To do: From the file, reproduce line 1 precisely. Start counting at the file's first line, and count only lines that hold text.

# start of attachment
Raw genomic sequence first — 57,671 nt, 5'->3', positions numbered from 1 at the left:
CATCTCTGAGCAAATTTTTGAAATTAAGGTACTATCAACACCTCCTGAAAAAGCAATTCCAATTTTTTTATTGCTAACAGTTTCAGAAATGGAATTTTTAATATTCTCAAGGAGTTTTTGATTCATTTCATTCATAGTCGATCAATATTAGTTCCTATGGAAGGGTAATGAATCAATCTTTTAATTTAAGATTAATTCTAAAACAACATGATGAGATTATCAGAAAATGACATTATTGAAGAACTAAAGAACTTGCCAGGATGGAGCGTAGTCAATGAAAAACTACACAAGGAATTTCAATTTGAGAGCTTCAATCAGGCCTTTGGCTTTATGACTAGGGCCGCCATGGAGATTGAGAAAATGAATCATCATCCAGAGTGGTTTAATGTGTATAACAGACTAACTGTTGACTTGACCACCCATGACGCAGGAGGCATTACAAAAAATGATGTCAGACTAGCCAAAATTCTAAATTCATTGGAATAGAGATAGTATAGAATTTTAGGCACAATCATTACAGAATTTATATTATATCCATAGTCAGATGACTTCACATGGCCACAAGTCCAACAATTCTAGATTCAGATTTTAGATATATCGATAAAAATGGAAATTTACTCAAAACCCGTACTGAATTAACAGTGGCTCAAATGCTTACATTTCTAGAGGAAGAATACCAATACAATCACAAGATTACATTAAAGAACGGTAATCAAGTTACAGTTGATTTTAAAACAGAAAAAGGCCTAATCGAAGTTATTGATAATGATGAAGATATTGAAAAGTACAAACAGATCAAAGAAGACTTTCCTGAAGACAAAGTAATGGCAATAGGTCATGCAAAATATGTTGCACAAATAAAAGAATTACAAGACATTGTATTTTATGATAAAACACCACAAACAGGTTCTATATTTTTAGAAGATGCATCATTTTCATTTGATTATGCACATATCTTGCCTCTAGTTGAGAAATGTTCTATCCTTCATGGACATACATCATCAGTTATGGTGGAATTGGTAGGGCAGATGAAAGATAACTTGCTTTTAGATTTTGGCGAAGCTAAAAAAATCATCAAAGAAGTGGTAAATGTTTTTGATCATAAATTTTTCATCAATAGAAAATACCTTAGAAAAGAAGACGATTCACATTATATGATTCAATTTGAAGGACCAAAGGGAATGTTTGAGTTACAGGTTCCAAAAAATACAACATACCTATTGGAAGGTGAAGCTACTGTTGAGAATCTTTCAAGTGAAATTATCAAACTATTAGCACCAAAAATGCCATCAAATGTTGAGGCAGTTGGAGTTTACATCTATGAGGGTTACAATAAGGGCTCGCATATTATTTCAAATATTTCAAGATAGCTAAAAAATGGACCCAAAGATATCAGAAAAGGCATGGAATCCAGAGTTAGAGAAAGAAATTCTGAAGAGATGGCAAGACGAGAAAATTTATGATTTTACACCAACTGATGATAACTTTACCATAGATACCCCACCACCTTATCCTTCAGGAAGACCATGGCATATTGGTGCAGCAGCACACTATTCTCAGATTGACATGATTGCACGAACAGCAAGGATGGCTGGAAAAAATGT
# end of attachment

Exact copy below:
Raw genomic sequence first — 57,671 nt, 5'->3', positions numbered from 1 at the left: